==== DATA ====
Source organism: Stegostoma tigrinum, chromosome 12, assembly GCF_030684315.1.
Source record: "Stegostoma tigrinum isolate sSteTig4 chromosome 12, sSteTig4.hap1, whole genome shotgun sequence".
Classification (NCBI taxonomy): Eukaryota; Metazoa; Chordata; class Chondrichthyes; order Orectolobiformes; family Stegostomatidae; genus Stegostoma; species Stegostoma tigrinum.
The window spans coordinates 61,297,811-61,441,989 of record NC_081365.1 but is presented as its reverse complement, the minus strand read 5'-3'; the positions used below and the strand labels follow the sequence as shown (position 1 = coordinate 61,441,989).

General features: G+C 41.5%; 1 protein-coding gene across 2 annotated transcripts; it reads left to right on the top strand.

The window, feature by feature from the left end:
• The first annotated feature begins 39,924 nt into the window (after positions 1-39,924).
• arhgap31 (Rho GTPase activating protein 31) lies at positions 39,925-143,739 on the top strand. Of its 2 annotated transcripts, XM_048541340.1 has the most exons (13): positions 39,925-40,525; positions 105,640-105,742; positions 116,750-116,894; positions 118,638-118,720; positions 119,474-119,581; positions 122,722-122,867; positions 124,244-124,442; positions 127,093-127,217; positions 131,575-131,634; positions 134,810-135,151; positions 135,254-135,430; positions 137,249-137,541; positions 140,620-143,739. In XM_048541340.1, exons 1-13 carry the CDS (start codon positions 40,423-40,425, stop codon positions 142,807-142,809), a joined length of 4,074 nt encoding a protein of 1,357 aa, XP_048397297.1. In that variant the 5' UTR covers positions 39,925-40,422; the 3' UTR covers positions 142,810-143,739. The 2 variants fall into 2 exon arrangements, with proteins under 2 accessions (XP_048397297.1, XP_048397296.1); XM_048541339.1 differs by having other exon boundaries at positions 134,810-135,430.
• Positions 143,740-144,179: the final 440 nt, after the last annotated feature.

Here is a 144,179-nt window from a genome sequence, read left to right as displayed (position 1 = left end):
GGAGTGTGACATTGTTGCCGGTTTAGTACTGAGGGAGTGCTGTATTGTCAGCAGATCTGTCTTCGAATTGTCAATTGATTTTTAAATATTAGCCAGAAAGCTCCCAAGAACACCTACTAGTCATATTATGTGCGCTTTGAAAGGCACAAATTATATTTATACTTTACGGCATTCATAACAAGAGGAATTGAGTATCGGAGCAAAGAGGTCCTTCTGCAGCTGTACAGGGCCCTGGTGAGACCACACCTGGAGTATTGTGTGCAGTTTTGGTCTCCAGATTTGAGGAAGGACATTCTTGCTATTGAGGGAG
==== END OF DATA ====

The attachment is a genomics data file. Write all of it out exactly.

Source organism: Stegostoma tigrinum, chromosome 12, assembly GCF_030684315.1.
Source record: "Stegostoma tigrinum isolate sSteTig4 chromosome 12, sSteTig4.hap1, whole genome shotgun sequence".
Classification (NCBI taxonomy): Eukaryota; Metazoa; Chordata; class Chondrichthyes; order Orectolobiformes; family Stegostomatidae; genus Stegostoma; species Stegostoma tigrinum.
The window spans coordinates 61,297,811-61,441,989 of record NC_081365.1 but is presented as its reverse complement, the minus strand read 5'-3'; the positions used below and the strand labels follow the sequence as shown (position 1 = coordinate 61,441,989).

General features: G+C 41.5%; 1 protein-coding gene across 2 annotated transcripts; it reads left to right on the top strand.

The window, feature by feature from the left end:
• The first annotated feature begins 39,924 nt into the window (after positions 1-39,924).
• arhgap31 (Rho GTPase activating protein 31) lies at positions 39,925-143,739 on the top strand. Of its 2 annotated transcripts, XM_048541340.1 has the most exons (13): positions 39,925-40,525; positions 105,640-105,742; positions 116,750-116,894; positions 118,638-118,720; positions 119,474-119,581; positions 122,722-122,867; positions 124,244-124,442; positions 127,093-127,217; positions 131,575-131,634; positions 134,810-135,151; positions 135,254-135,430; positions 137,249-137,541; positions 140,620-143,739. In XM_048541340.1, exons 1-13 carry the CDS (start codon positions 40,423-40,425, stop codon positions 142,807-142,809), a joined length of 4,074 nt encoding a protein of 1,357 aa, XP_048397297.1. In that variant the 5' UTR covers positions 39,925-40,422; the 3' UTR covers positions 142,810-143,739. The 2 variants fall into 2 exon arrangements, with proteins under 2 accessions (XP_048397297.1, XP_048397296.1); XM_048541339.1 differs by having other exon boundaries at positions 134,810-135,430.
• Positions 143,740-144,179: the final 440 nt, after the last annotated feature.

Here is a 144,179-nt window from a genome sequence, read left to right as displayed (position 1 = left end):
GGAGTGTGACATTGTTGCCGGTTTAGTACTGAGGGAGTGCTGTATTGTCAGCAGATCTGTCTTCGAATTGTCAATTGATTTTTAAATATTAGCCAGAAAGCTCCCAAGAACACCTACTAGTCATATTATGTGCGCTTTGAAAGGCACAAATTATATTTATACTTTACGGCATTCATAACAAGAGGAATTGAGTATCGGAGCAAAGAGGTCCTTCTGCAGCTGTACAGGGCCCTGGTGAGACCACACCTGGAGTATTGTGTGCAGTTTTGGTCTCCAGATTTGAGGAAGGACATTCTTGCTATTGAGGGAG